NFL: Saints’ Star Jimmy Graham Fighting Tight End Franchise Tag

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 Source: Jaseman, Flickr

Source: Jaseman, Flickr

Since you can’t keep a good Graham down (sorry), the NFL Player’s Association is filing a grievance on behalf of of the New Orleans Saints’ tight end, Jimmy Graham, arguing that the team’s recent franchise tag undervalues the athletic TE, who should be — according to the player and the NFLPA — identified and treated as a wide receiver. Why the contention? Since Graham lines up well over half the time “out wide or in the slot,” according to ESPN. Oh, and because if he’s ruled to be a wide receiver, Graham will be paid about $5.25 million more.

The Franchise tag, memorably described by Grantland’s Bill Barnwell as “the NFL’s version of a promise ring. It’s a team’s way of showing a player that they care — and might be amenable to a long-term commitment in the future — without actually making that commitment whatsoever,” guarantees a one-year payment that is the average of the five largest salaries at that position, but keeps the player from receiving any of the bonuses or contract benefits that really differentiate the best NFL contracts from the not-so-best.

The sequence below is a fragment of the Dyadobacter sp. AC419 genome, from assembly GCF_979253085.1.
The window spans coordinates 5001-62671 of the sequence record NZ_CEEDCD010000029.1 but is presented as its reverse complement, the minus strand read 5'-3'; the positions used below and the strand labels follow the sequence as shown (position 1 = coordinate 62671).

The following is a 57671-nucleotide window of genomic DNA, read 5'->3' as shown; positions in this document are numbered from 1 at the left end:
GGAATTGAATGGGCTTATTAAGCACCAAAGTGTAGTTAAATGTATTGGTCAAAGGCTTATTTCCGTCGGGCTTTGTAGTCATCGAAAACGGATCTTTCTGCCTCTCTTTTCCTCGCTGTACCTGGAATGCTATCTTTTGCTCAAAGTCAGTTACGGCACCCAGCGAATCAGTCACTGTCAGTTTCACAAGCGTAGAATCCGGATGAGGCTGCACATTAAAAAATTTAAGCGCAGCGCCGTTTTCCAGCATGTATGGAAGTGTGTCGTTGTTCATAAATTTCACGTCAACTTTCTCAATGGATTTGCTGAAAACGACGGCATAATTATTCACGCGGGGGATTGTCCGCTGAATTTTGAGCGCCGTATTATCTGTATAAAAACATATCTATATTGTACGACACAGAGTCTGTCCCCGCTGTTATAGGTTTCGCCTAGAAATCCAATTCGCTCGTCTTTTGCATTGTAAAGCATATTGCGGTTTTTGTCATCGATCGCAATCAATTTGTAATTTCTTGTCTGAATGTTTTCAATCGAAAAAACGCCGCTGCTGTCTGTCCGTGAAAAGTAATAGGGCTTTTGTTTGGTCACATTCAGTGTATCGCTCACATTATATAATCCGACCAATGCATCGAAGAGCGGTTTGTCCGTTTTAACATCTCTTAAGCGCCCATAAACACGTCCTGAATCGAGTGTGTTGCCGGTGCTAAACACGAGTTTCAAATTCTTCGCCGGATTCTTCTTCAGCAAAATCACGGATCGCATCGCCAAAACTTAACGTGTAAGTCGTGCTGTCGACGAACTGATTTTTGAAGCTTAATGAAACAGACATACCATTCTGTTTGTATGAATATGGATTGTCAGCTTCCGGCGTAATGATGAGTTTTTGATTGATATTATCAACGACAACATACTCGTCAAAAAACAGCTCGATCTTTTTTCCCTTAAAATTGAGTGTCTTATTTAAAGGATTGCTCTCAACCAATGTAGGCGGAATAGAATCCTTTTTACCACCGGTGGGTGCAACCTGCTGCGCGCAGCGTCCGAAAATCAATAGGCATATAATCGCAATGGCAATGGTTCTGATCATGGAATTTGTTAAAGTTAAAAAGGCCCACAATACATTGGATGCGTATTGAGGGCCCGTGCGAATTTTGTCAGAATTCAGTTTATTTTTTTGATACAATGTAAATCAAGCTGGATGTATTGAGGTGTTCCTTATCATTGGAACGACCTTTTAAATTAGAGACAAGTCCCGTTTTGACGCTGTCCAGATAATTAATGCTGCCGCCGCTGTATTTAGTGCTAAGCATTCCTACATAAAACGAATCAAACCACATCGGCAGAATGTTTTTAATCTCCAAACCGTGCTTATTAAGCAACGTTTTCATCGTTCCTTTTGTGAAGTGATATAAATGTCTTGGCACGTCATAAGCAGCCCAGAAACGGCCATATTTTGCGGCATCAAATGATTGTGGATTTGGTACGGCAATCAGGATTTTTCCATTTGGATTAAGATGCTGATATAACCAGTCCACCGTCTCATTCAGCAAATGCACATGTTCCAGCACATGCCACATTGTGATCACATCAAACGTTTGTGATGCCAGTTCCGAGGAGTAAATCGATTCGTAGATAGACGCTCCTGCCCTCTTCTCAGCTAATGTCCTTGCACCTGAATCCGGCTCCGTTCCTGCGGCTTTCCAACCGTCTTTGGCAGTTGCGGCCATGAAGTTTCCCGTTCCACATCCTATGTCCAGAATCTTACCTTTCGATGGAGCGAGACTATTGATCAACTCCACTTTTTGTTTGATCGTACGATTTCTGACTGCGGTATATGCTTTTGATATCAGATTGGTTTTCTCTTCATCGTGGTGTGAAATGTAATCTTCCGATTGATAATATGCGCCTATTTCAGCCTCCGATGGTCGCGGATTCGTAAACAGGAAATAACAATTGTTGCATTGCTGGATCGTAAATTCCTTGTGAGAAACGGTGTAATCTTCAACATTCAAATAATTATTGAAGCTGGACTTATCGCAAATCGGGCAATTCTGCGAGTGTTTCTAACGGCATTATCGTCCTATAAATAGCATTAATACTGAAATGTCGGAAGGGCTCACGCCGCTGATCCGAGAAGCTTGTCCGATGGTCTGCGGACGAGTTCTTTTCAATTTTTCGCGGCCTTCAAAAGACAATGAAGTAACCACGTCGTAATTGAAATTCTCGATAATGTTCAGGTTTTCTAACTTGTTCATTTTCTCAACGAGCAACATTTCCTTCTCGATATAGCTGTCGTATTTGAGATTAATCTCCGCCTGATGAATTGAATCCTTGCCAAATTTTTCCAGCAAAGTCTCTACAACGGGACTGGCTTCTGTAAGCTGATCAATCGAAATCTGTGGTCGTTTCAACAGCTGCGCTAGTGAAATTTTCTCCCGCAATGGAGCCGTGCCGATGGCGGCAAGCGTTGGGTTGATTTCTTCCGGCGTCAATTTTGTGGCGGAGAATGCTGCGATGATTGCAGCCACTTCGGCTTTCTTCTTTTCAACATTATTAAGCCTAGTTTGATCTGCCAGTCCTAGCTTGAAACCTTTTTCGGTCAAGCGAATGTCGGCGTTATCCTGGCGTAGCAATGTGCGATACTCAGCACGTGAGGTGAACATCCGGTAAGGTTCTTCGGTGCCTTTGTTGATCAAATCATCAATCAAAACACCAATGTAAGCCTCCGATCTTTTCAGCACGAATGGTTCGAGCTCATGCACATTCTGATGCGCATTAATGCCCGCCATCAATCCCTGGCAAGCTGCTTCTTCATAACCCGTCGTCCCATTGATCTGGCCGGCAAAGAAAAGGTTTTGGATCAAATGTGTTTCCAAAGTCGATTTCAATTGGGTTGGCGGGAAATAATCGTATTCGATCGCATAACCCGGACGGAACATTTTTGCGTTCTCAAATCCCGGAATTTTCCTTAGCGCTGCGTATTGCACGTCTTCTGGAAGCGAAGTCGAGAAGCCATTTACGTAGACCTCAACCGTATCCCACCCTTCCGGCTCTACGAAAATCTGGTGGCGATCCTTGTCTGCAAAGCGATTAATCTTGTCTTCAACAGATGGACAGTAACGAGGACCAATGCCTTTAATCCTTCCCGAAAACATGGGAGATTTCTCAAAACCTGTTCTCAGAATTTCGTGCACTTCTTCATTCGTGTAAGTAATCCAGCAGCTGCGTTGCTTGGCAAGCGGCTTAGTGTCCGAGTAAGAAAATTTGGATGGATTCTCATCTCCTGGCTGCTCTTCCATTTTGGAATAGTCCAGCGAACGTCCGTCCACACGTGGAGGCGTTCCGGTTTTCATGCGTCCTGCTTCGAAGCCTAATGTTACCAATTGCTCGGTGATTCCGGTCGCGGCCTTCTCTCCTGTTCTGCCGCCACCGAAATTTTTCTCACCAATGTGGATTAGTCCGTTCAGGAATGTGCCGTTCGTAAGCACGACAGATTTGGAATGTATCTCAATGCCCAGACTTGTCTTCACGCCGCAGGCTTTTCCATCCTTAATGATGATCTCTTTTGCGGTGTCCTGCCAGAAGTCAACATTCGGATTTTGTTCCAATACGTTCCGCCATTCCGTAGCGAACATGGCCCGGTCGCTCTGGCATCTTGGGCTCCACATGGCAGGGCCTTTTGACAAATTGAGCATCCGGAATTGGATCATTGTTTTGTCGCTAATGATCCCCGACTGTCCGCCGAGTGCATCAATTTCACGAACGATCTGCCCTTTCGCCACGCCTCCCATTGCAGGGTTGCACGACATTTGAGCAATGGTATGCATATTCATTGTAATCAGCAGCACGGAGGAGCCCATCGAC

At its worst, a franchise tag can rob a player of a salary they’ll never have the opportunity to see again — the average NFL career is brutish and short, to crib from Hobbes, and injury can strike at any time. A one-year franchise tag means a nice chunk of change, but if a player finds himself waylaid for the season, there’s no guarantee that the big contract that caused him to get franchised in the first place will materialize. Put plainly, it’s just another way for the NFL teams to control player movement and ensure that free agency is as much of a headache for their players as possible.

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